Tumor suppressor genes, or antioncogenes, tell healthy cells:
- When to slow down growth
- When to repair DNA
- When to destroy themselves (a process called
apoptosisthat’s used for abnormal or unneeded cells)
If tumor suppressor genes get turned off due to mutations, cells are at risk of becoming cancerous and growing uncontrollably.
Most cancer cells have more than
Many types of tumor suppressor genes have been discovered, and researchers will very likely discover more of these genes in the future. Read on to learn more about the role tumor suppressor genes play in cancer development and treatment.
Every cell in your body contains long strands of tightly coiled DNA called chromosomes that carry your genetic information. You have 23 pairs of chromosomes in all your cells except for your sex cells. These cells only contain one pair of 23 chromosomes.
Your chromosomes contain approximately
Two main types of gene mutations are known to lead to the development of cancer:
- Tumor suppressor genes. These genes tell your cells when it’s time to slow down replication (copying themselves), repair DNA, or destroy themselves. Cancer can develop if these genes are turned off when they should be on.
- Oncogenes. These genes tell your cells when it’s time to grow. Cancer can develop if these genes are turned on when they should be turned off.
There are currently 73 known tumor suppressor genes
The University of Texas Tumor Suppressor Gene Database lists 73 tumor suppressor genes that may play a role in cancer development. It’s very likely that more genes will be discovered in the future.
Tumor suppressor genes are broadly divided into five categories:
- Genes that control the progression of a specific stage of the cell cycle
- Genes that inhibit the replication of the cell
- Genes that stop the cell cycle in response to DNA damage
- Genes that signal for the self-destruction of the cell
- Genes that repair mistakes in DNA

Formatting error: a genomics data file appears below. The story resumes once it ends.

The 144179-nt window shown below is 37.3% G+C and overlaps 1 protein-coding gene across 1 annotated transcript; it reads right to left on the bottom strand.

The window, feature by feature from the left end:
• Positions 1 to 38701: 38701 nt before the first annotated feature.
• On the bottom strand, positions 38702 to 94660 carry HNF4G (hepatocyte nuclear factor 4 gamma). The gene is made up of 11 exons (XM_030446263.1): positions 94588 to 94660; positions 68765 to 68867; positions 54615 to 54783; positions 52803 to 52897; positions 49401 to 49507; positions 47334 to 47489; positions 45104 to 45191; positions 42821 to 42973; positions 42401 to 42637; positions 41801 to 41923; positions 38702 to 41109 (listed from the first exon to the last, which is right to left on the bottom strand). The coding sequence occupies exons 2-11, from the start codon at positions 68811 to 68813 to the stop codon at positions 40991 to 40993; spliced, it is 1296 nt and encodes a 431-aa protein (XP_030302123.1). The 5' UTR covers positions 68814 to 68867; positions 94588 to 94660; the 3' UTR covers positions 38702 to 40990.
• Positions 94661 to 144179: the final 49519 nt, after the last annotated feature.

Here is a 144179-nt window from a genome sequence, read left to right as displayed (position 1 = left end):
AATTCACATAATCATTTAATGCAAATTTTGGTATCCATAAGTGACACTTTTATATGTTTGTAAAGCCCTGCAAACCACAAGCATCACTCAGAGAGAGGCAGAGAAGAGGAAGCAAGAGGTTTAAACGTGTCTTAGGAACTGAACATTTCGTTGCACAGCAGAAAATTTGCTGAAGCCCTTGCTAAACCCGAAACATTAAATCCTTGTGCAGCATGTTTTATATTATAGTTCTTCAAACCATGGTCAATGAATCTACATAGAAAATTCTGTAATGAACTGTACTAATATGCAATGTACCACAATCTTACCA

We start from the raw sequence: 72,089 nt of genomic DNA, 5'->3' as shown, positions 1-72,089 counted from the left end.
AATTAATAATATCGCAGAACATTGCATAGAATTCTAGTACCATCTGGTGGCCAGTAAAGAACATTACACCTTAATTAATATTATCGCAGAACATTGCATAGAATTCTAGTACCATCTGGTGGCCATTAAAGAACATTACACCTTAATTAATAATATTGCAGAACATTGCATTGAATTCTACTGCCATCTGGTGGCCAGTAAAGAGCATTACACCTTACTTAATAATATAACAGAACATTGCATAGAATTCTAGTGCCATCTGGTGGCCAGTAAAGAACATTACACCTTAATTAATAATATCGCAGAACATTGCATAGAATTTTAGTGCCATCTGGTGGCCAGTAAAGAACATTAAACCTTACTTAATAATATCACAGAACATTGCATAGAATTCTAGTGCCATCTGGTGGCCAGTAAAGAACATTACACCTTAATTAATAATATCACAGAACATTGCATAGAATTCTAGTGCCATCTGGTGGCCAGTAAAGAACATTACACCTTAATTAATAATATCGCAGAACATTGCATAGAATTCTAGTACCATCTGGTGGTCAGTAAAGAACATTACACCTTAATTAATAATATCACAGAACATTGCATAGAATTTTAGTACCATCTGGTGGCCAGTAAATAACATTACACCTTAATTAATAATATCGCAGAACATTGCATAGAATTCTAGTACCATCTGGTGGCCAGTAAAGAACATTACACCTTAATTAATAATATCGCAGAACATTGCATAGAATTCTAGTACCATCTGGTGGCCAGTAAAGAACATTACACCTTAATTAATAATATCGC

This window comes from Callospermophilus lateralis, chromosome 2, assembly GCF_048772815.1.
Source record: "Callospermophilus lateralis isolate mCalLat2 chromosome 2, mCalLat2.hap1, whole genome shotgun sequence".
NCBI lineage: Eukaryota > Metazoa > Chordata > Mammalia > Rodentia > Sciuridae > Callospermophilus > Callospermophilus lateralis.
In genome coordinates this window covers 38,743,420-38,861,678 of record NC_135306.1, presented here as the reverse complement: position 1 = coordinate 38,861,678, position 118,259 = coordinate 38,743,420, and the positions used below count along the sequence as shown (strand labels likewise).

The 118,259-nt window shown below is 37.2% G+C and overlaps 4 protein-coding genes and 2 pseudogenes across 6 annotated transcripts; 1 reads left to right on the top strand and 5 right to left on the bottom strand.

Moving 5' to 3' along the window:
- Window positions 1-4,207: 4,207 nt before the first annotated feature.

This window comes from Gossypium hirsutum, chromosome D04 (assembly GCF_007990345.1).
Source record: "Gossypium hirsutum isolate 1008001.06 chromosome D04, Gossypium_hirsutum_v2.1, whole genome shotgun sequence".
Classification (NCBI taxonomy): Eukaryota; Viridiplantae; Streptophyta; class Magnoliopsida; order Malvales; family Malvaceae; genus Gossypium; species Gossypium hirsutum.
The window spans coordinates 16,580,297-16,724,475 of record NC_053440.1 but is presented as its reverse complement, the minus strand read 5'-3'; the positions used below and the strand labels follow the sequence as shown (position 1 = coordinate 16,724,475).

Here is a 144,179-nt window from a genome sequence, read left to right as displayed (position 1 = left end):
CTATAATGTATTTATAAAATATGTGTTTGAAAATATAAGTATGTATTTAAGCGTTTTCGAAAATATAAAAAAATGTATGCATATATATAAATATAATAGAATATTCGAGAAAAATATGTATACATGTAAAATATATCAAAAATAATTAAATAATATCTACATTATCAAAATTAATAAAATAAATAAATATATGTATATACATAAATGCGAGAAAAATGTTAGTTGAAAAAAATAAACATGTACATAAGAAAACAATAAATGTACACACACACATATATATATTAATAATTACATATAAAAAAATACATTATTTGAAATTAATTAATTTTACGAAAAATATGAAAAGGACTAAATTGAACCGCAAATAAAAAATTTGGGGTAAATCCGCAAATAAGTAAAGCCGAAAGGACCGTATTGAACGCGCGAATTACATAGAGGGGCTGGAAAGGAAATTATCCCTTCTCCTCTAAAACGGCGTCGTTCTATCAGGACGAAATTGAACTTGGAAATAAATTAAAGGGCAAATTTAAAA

Tumor suppressor gene mutations have been identified in
Mutations in tumor suppressor genes can lead to tumor genesis, or the uncontrolled growth of cells. You have two copies of most genes in your body, one from each of your parents. Research has found that one copy of most tumor suppressor genes is enough to control cell division (a form of replication). This is called the two-hit hypothesis.
Many tumor suppressor genes have been studied, and it’s likely that many more haven’t been discovered yet. Some of the more well-known genes include:
|Retinoblastoma (RB) genes||Retinoblastoma and osteosarcomas||The |
|Tumor protein P53 (TP53) gene||Bladder cancer, breast cancer, brain cancers, and many others||This is the most commonly mutated gene in cancer cells. Mutations in TP53 are found in more than half of cancers.|
|Phosphatase and tensin homolog (PTEN) gene||Breast cancer, glial tumors, prostate cancer, melanoma, endometrial cancer||According to a |
|Cadherin 1 (CDH1) gene (also known as E-cadherin gene)||Hereditary diffuse gastric cancer||According to the American Society of Clinical Oncology, men with this gene have an estimated 67%–80% chance of developing stomach cancer by age 80, and women have a 56%–83% risk of developing stomach cancer by this age. Women also have a 39%–52% risk of developing lobular breast cancer.|
|Neurofibromin 1 and 2 (NF1 and NF2) genes||Neurofibroma, brain tumors||Neurofibromatosis type 1 (caused by NF1 mutations) affects about |
Gene mutations can be inherited or acquired.
- Inherited gene mutations. Inherited gene mutations are present in the egg or sperm before they come together to create the first cell of your body. Every other cell in your body replicates from this first cell and carries the same mutations.
- Acquired gene mutations. Acquired mutations develop later in your life. They occur in a single cell and are then passed to any other cells that develop from this mutation.
Most tumor suppressor gene mutations are acquired not inherited. But most genes linked to inherited cancers are tumor suppressor genes. Most oncogene mutations are also acquired.
Researchers are continuing to improve their understanding of why some genes mutate. Mutations in the
Chemotherapy has long been a mainstream cancer treatment, but it often causes debilitating side effects due to damage to healthy cells. In recent years, researchers have been exploring how to use targeted therapies to treat cancer.
Targeted therapies use drugs to target cancer cells while leaving healthy cells mostly undamaged. Targeted gene therapy modifies specific genes in cancer cells.
Translating cancer research into new treatments is a long process. However, there’s been steady progress in developing drugs to target the TP53 gene and some other tumor suppressor genes.
Tumor suppressor genes tell healthy cells when to destroy themselves, slow their growth, or repair DNA. Mutations to these genes can cause cells to become cancerous and multiply out of control.
More than 70 types of tumor suppressor genes may play a role in the development of cancer. Researchers are examining ways to target tumor suppressor genes to treat cancer.